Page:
Summer Reading-opoly challenge is here

By Kathy Henderson

Are you a summer reading enthusiast who’s missing those library summer reading challenges of your youth, the kind where you tracked books and won prizes?

Then you are the kind of person who will be excited to learn about Summer Reading-opoly. Offered by University of Minnesota Libraries, this fun take-off on the familiar Monopoly game board is designed to promote pleasure reading among students and other community members, enticing them to try different genres and reading experiences.

         And just like those children’s reading programs, submitting entry forms to the U by Sept. 10 brings the possibility of prizes, too.

The Summer Reading-opoly board, instructions and entry forms are available to pick up in the U’s libraries, including the Magrath Library on the St. Paul campus, 1984 Buford Ave., or can be downloaded at https://libguides.umn.edu/funreading.

However, there’s more to summer pleasure reading than just having fun tracking what you’re reading around a game board. The U’s funreading site also lists health and wellbeing benefits of pleasure reading, such as “improves vocabulary” and “encourages critical thinking.”

More information on “Reading for Stress Relief” is available via U’s Earl E. Bakken Center for Spirituality and Healing at www.takingcharge.csh.umn.edu/reading-stress-relief.

It includes, “Simply by opening a book, you allow yourself to be invited into a literary world that distracts you from your daily stressors. Reading can even relax your body by lowering your heart rate and easing the tension in your muscles.”

In a recent email exchange, Ashley Keys described how a team of U library assistants, known as the Summer Reading Coordinators – Keys, along with Becky Adamski, Molly Bostrom, Rachael Clark, Carmen Elwell, Lacie McMillin, Ai Miller and Alee Schmierer – were inspired by a library game viewed on Pinterest. They brainstormed through Zoom and emails to adapt the popular board game, creating specific summer reading genres and activities within property sets.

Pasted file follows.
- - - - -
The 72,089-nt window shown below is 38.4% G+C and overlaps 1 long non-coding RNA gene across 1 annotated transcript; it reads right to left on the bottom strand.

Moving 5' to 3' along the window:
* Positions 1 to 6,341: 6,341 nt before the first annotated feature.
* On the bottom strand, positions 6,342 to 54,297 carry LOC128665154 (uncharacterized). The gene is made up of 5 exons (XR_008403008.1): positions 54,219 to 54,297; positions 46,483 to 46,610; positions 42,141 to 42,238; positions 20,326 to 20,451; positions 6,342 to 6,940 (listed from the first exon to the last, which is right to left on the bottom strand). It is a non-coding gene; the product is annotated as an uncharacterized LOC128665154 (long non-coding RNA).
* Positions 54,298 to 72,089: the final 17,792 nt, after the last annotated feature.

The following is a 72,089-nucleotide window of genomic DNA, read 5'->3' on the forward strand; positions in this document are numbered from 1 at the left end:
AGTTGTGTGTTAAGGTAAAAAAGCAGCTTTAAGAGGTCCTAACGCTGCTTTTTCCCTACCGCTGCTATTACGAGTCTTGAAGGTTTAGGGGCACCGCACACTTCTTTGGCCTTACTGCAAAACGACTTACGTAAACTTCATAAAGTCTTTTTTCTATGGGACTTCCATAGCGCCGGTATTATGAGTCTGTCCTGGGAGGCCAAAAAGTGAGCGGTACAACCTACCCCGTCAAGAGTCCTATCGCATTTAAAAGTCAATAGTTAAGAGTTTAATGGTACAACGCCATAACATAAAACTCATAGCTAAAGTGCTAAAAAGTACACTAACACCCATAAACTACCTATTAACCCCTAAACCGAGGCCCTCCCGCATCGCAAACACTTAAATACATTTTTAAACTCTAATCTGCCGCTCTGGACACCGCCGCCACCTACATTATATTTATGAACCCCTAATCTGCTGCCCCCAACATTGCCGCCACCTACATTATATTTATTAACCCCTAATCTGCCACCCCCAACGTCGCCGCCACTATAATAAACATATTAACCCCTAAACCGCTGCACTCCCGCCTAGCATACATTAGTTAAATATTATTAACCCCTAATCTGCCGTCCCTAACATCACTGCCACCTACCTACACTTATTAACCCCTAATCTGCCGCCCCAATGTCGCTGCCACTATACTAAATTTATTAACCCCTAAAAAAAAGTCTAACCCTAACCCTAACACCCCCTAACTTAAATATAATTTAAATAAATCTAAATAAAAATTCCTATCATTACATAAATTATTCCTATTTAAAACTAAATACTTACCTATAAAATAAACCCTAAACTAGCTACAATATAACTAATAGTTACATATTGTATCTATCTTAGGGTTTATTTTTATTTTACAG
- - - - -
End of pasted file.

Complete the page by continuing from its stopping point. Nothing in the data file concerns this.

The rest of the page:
“With the game board, the thought was to design with what made sense around campus,” explained Adamski, the board’s graphic designer, in an early July email. Adamski has been contributing her design talents to the program since it was launched with a “Library Book Bingo” game card in 2015.

“I think everybody has their own personal favorite challenges on the board,” Keys wrote, “but something that really stands out this year is the Scooter Activities, which we have in place of railroads. Some of the activities here include visiting a Little Free Library or an independent bookstore, so it definitely pushes people to do other things besides read.”

While Adamski declined to claim any square as her favorite, she admitted her “favorite items on the board are Goldy [Goldy Gopher, the U’s beloved mascot] as Mr. Moneybags and Goldy’s Adirondack chair. Both give the board a sense of character.”

Kathy Henderson lives in St. Paul and is a freelance writer for the Bugle.

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